At least 51 people were killed on Monday when demonstrators enraged by the military overthrow of Egypt's elected Islamist president said the army opened fire during morning prayers outside the Cairo barracks where Mohamed Morsi is believed held.
But the military said "a terrorist group" tried to storm the Republican Guard compound and one army officer had been killed and 40 wounded. Soldiers returned fire when they were attacked by armed assailants, according to a military source.
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In the deadliest incident since Morsi's removal, emergency services said more than 430 were wounded.
Meanwhile, Sky Arabia reported that the majority of army forces withdrew from the scene of the clashes on Monday morning in an attempt to calm tensions.
Morsi's Muslim Brotherhood urged people to rise up against the army, which they accuse of a military coup to topple the leader, threatening an escalation in Egypt's political crisis.
Cairo in flames early Monday morning (Photo: AFP)
Murad Ali of the Brotherhood's Freedom and Justice Party said said shooting broke out in the early morning while Islamists staged a sit-in outside the Republican Guard barracks.
Body of one of the victims (Photo: Reuters)
Al Jazeera's Egypt news channel broadcast footage of what appeared to be five men killed in the violence, and medics applying cardiopulmonary resuscitation to an unconscious man at a makeshift clinic at a nearby pro-Morsi sit-in.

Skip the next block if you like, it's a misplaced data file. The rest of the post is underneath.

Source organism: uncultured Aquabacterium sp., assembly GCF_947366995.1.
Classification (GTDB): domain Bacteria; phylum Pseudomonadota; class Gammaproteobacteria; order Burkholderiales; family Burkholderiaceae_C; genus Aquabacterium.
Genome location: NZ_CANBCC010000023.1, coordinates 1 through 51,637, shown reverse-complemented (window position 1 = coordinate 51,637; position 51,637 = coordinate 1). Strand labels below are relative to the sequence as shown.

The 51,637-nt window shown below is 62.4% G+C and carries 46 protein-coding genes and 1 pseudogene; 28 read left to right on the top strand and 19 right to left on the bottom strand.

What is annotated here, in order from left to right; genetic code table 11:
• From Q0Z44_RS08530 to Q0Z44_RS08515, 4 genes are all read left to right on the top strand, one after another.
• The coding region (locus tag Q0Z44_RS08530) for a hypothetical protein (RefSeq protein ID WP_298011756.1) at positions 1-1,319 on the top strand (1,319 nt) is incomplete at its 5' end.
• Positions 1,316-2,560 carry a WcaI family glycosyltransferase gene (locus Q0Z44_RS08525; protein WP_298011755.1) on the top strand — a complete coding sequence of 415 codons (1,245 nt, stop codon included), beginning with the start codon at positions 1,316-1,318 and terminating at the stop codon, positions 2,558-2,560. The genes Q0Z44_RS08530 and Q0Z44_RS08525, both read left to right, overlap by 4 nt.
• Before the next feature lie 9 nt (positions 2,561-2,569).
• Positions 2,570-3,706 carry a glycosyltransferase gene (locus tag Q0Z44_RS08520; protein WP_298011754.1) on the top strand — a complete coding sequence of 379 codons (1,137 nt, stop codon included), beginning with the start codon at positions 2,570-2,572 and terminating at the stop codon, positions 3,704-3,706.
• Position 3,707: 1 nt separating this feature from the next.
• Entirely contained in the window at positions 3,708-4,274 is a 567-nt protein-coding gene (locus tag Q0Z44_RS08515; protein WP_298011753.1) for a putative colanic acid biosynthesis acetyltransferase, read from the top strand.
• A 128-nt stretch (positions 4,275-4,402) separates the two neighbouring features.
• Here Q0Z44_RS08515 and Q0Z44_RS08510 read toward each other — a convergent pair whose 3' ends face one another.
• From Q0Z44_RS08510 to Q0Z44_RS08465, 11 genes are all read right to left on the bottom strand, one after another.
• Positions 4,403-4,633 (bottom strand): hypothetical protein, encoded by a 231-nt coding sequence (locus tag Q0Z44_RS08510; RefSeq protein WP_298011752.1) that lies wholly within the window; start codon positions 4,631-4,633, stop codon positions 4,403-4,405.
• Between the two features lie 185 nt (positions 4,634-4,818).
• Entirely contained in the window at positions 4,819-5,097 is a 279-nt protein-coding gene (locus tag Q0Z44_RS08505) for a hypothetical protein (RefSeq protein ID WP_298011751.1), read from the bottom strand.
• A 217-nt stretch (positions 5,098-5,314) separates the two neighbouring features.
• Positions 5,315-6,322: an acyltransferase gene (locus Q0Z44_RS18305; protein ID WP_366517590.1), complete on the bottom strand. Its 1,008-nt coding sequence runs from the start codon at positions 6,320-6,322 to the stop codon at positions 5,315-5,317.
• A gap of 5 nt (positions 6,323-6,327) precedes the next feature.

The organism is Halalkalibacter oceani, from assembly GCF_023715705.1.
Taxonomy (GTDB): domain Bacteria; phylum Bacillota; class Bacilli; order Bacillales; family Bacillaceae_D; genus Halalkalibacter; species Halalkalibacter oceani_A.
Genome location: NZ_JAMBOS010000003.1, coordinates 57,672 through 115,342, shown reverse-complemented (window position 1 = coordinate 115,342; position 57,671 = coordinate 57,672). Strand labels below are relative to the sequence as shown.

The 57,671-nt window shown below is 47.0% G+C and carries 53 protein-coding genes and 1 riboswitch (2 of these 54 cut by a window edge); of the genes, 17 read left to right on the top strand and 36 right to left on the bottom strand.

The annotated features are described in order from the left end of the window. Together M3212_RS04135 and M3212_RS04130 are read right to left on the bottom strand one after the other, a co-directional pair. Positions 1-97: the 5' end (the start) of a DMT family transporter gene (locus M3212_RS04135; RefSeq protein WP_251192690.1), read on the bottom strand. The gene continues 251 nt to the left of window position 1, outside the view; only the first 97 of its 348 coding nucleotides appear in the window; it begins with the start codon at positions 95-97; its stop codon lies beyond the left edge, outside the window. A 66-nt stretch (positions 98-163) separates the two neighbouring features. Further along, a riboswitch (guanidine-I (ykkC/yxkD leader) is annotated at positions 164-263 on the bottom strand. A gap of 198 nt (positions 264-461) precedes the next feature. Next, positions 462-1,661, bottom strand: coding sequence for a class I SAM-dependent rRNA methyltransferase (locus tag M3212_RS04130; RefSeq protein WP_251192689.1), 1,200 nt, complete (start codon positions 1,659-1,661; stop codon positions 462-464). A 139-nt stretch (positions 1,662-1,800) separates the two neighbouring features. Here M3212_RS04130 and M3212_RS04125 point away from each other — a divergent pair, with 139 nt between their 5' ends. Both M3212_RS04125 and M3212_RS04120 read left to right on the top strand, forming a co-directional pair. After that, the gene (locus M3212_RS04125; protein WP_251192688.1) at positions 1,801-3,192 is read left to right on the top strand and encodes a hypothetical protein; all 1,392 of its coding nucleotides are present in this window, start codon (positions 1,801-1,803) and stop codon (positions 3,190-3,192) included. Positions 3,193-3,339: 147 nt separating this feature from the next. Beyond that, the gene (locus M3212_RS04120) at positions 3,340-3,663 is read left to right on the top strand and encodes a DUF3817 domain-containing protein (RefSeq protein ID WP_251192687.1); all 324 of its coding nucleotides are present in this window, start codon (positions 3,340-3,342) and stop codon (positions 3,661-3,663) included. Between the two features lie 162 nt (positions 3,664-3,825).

Casualties in Cairo
A spokesman for Morsi's Muslim Brotherhood said its members were unarmed and were fired upon while praying outside the building.
This is the largest death toll from a single incident in Egypt since the ouster of Hosni Mubarak in 2011.
The Islamist Al-Nour party, which backed Morsi's ouster, called the incident a "massacre" and announced it will not take part in any political negotiation.
Wounded evacuated (Photo: Al-Jazeera)
Egypt's state TV aired images from Monday's clashes showing some of the Islamist protesters firing at army forces and hurling firebombs and stones at the Presidential Guard facility.
An army spokesman said that the clashes erupted after armed members of the Muslim Brotherhood began to fire at the soldiers using shot guns.
Egyptian TV aired photos of the weapons seized from the protesters including knives, chains and hand grenades.
It was also reported that unknown assailants kidnapped two soldiers in west Cairo. They were later released according to reports.
On Sunday night, opponents of Morsi packed Tahrir Square in the tens of thousands to show the world his ouster was not a military coup but the reflection of the people's will.
Army in Cairo (Photo: Getty Images)
Air force jets circling sky (Photo: EPA)
The Tahrir gathering was staged as a counter-demonstration two days after Islamist rallies exploded into deadly violence, the protest raised the stakes as the country's interim leaders struggled to put together a new government.
As the crowds grew, wave after wave of military aircraft skimmed over the capital, with one formation leaving behind long trails of smoke in black, white and red – the colors of the Egyptian flag.
"We are on the street to show the world that it was a popular revolution and not a coup that overthrew" Morsi on Wednesday, said a beaming teacher who gave her name as Magda.
Reuters, AP and Roi Kais contributed to this report
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